Hungary: trial of former communist minister starts
BUDAPEST, Hungary (AP) — Former interior minister Bela Biszku on Tuesday became the first communist leader to stand trial in Hungary for alleged war crimes since the end of the Soviet-backed regime in 1990.
The 92-year-old Biszku is facing charges related to reprisals against civilians after the anti-Soviet revolution of 1956. He chose not to testify at the opening court session but in earlier statements denied committing any crimes and said he was innocent.
Biszku was part of the Communist Party’s ruling interim executive committee after the October 1956 uprising was quickly crushed by Soviet forces. The committee created armed militias to carry out the repression, including firing indiscriminately into crowds at two rallies in December 1956 — one in Budapest and another in the town of Salgotarjan — killing 49 people.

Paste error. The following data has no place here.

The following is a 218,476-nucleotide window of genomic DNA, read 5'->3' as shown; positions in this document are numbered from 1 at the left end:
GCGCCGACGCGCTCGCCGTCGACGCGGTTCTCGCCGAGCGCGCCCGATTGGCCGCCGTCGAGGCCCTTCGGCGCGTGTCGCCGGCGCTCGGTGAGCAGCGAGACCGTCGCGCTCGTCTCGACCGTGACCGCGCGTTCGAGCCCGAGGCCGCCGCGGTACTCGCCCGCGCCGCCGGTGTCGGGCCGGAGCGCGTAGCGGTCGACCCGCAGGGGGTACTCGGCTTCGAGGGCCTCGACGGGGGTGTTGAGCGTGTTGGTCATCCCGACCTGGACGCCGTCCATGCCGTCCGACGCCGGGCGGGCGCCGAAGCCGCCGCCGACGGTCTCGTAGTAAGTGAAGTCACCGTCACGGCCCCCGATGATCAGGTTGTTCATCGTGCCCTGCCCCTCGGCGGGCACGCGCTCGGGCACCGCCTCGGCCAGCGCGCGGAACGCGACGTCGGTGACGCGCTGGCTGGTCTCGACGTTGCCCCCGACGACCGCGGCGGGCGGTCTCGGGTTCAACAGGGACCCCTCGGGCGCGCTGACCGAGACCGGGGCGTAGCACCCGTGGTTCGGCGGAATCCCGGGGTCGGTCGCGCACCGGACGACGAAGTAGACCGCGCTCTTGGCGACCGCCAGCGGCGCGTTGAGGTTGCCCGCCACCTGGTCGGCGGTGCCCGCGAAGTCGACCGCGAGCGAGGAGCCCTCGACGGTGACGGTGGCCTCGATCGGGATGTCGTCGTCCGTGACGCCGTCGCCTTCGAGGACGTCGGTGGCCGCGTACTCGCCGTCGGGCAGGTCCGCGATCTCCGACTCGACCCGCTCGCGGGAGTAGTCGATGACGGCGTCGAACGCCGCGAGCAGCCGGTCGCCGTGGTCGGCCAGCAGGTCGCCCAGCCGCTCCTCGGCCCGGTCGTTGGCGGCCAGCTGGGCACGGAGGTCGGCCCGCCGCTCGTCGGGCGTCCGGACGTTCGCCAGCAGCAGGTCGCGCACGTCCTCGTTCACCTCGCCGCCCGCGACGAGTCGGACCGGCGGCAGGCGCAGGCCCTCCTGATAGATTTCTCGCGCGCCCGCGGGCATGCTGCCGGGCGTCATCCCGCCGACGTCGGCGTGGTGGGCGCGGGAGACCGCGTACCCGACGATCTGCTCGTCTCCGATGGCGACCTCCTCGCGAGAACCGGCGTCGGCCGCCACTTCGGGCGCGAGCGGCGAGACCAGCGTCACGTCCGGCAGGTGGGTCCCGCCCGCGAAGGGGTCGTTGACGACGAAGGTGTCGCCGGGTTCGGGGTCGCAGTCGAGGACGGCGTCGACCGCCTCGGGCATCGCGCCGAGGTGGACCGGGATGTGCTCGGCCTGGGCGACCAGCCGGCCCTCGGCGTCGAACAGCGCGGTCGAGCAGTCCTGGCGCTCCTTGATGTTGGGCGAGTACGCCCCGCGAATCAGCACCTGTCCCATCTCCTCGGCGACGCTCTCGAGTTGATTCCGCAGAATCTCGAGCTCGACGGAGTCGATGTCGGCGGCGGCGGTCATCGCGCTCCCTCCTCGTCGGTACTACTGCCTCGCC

Biszku is also on trial over his denial during a 2010 television interview of crimes committed by the communist regime — which, like denying the Holocaust, is illegal in Hungary.
Biszku’s lawyer, Gabor Magyar, said the indictment read in court by prosecutor Tamas Vegh contained “fictional and unclarified elements.”
Magyar said a link needed to be proven between Biszku’s statements during meetings of the communist leadership and the shootings by militias.
“I think there is no written evidence ... which would support this,” Magyar said during a recess.
Because of Biszku’s age and frail health, court sessions are being limited to 40 minutes with 20-minute breaks.
Ilona Sinkovics, who was wounded during the 1956 revolution when troops fired into a crowd, said she was attending the trial to see Biszku face justice.
“The law has to declare his guilt,” Sinkovics said.